I am not a sports fan. I don't regularly follow or watch any athletics, but for some reason I will get sucked into the Olympics. For example, I know nothing about gymnastics. I never watch it, but yet I find myself riveted to the Pommel Horse or floor exercises. I think this happens to me because of two factors. One is the sheer bombardment. I like to watch NBC and its related cable channels, and for over two weeks NBC dedicates 12 to 16 hours a day to live or taped coverage. The same for MSNBC, CNBC, which mostly broadcasted boxing, and BRAVO, which mostly had tennis. When it's so much in your face, you can't help but pay a little attention to it. The second factor is something I didn't even consciously realize until a week after the London 2012 Olympics started on Friday, July 27.
On August 1, Barbara Walters was speaking about the Olympics on her ABC talk show The View. She brought up Roone Arledge, the former President of ABC Sports. Arledge was the man who acquired the Olympics for ABC television in 1964 and kept the games until 1988. Walters quoted Arledge when he asked, "Why should I care?" Walters implied that for Arledge the games themselves weren't enough. He wanted to care about the athletes. He wanted personal information like the athlete's background, their problems, their parents, or any private issues, perhaps to build dramatic stories. Walters praised this as Arledge's lasting contribution to the Olympics.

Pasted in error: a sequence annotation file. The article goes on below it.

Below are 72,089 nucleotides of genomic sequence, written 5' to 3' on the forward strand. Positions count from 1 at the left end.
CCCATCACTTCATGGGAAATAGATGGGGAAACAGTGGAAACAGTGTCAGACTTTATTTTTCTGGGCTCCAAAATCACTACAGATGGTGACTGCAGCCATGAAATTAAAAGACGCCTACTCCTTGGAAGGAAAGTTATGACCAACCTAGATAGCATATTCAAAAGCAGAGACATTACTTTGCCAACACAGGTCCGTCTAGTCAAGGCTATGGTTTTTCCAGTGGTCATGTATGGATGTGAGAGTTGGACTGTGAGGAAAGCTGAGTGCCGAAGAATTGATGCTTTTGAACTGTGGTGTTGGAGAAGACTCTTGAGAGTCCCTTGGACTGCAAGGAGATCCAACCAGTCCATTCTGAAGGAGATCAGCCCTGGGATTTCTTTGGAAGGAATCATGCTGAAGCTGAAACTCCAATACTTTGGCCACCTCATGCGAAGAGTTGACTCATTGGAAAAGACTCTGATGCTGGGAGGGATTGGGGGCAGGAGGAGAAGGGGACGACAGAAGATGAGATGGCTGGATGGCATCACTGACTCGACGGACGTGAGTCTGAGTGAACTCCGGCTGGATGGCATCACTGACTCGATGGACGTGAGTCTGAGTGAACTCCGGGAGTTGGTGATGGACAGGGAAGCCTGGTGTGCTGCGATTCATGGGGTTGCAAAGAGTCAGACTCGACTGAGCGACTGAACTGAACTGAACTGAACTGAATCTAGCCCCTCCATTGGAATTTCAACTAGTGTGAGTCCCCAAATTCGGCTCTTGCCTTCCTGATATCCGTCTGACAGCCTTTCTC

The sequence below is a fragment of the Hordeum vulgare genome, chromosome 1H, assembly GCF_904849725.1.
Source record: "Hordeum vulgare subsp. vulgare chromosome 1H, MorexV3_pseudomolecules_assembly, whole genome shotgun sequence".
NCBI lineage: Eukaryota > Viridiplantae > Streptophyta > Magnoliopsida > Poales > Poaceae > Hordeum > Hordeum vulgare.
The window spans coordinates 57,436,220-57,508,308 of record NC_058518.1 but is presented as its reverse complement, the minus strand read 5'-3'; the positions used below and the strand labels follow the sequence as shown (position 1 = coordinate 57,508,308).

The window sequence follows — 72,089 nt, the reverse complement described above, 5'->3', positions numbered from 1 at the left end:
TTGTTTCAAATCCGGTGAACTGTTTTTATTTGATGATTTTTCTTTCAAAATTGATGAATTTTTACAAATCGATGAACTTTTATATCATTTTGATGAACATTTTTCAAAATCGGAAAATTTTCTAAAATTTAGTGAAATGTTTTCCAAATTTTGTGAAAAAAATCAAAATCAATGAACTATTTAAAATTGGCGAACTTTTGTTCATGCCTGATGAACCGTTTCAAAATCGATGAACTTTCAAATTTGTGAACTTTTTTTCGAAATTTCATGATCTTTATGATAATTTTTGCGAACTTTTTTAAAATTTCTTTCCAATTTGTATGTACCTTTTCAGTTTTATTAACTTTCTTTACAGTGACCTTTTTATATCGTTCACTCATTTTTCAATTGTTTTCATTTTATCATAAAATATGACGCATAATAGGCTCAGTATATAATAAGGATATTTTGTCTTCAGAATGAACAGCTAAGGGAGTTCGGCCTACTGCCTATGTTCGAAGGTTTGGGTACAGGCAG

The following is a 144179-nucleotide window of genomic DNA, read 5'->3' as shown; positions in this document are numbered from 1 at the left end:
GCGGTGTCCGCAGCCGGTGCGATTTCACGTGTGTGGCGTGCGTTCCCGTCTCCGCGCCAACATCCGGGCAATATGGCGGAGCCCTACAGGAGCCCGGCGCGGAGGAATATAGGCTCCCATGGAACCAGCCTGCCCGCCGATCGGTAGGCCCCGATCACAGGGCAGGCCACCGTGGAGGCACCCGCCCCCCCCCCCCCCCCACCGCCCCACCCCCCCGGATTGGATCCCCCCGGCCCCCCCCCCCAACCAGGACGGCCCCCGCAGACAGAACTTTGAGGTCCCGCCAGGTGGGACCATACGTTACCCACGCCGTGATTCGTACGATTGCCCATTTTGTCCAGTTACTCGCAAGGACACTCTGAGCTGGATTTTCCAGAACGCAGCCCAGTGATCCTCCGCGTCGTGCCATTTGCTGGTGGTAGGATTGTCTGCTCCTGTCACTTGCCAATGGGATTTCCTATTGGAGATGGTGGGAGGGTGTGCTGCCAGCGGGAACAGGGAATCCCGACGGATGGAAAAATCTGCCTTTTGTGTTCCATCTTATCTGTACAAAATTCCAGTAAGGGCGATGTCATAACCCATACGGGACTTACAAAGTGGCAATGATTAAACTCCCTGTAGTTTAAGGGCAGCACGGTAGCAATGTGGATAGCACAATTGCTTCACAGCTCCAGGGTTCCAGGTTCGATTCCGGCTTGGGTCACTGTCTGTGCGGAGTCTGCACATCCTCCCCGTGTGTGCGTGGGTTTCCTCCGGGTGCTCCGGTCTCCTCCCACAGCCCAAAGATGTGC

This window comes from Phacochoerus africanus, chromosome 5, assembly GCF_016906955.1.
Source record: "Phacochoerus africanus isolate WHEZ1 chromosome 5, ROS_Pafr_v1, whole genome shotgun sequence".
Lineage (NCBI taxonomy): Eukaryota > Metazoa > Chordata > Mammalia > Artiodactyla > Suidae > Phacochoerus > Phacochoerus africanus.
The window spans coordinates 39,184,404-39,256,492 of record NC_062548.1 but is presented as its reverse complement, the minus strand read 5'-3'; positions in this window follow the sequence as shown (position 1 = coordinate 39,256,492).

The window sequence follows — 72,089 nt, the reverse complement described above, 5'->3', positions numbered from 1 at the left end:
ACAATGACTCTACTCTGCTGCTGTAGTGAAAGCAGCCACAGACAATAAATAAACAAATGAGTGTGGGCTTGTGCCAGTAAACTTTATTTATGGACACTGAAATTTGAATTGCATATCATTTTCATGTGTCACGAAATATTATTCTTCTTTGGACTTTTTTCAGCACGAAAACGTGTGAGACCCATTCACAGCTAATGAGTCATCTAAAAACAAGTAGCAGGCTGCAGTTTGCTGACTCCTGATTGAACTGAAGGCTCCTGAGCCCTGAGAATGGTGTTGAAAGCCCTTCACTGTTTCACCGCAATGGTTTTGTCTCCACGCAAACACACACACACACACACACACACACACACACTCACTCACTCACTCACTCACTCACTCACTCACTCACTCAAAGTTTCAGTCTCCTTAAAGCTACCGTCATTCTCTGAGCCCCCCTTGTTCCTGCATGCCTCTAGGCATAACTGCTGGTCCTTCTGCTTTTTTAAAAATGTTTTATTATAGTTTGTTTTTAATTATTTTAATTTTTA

Two days later, on Friday, August 3, Brad Brevet on his Ropeofsilicon podcast complained about this so-called Arledge contribution, all this personal information. Brevet said he just wanted to see the sports. Brevet's co-host on the podcast, Laremy Legal, even mentioned that Debbie Phelps, the mom of swimmer Michael Phelps, received more airtime than even athletes who were breaking world records.
I certainly understand how this could be frustrating for avid sports fans, but being that I'm not but instead a film geek and former theater student, I appreciate the Arledge contribution, the drama behind all the running, jumping, throwing and swimming. It's also why I appreciated this year's opening ceremonies, directed by Oscar-winning filmmaker Danny Boyle. He may not have matched the spectacle of the 2008 opening ceremonies in Beijing, also directed by acclaimed filmmaker Zhang Yimou, but Boyle did tell a dramatic story, three in fact.
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